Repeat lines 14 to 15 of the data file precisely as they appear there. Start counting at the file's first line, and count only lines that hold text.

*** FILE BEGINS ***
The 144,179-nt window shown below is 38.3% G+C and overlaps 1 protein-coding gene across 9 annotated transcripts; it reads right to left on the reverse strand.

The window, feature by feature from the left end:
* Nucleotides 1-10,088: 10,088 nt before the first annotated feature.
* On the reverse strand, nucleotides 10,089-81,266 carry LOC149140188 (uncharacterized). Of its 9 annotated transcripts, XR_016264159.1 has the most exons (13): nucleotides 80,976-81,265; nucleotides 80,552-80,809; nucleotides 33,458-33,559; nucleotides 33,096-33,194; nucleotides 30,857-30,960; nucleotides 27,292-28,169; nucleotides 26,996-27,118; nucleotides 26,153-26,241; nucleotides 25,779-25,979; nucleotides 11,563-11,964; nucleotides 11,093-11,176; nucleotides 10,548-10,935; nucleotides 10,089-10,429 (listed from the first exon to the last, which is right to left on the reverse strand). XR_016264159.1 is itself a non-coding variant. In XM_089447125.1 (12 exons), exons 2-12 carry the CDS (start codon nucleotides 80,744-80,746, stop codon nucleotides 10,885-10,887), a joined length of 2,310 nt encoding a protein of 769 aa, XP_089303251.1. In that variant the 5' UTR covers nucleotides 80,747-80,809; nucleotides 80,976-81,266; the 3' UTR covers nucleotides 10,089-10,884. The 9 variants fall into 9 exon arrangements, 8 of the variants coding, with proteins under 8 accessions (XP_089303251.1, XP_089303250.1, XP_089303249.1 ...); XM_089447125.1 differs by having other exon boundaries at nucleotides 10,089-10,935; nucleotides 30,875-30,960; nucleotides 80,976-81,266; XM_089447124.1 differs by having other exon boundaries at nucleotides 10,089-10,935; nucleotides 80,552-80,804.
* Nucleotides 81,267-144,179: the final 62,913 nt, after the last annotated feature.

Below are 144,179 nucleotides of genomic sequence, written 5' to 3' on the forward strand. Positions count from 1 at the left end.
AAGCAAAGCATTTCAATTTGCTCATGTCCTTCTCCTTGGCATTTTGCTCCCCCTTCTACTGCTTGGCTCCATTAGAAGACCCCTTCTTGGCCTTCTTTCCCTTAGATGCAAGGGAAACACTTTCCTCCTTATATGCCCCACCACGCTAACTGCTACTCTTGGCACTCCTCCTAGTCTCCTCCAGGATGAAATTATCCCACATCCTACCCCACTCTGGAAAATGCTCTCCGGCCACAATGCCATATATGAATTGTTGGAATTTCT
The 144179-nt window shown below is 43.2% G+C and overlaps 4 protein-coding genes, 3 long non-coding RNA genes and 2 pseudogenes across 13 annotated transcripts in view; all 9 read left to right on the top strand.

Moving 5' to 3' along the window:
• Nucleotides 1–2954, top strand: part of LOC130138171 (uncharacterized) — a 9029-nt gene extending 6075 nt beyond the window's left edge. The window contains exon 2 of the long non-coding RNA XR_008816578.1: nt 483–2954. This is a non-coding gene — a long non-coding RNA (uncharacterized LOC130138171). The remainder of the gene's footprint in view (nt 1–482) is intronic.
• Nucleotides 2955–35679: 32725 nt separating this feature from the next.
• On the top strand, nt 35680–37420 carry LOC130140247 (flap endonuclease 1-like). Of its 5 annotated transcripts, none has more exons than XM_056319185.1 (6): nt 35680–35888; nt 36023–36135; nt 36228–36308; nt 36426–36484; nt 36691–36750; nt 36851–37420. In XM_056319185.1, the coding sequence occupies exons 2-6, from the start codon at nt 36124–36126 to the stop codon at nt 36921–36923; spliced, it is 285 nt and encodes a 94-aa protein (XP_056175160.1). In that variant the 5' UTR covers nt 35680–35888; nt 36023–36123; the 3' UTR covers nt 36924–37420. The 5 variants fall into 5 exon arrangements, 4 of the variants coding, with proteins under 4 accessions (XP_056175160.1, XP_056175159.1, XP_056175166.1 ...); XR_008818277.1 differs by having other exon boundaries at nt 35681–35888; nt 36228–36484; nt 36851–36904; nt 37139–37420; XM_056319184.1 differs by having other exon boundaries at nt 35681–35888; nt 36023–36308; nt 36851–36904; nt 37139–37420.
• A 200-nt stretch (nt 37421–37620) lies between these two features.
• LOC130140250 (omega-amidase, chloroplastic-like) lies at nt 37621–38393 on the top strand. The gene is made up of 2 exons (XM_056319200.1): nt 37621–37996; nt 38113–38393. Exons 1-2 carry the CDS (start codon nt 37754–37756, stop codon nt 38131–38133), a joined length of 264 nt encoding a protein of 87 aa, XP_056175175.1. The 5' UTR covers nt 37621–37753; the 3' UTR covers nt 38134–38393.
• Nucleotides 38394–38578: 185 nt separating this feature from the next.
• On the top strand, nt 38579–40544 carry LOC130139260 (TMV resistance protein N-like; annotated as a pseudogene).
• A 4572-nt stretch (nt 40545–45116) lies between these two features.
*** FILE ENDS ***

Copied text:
• LOC130140250 (omega-amidase, chloroplastic-like) lies at nt 37621–38393 on the top strand. The gene is made up of 2 exons (XM_056319200.1): nt 37621–37996; nt 38113–38393. Exons 1-2 carry the CDS (start codon nt 37754–37756, stop codon nt 38131–38133), a joined length of 264 nt encoding a protein of 87 aa, XP_056175175.1. The 5' UTR covers nt 37621–37753; the 3' UTR covers nt 38134–38393.
• Nucleotides 38394–38578: 185 nt separating this feature from the next.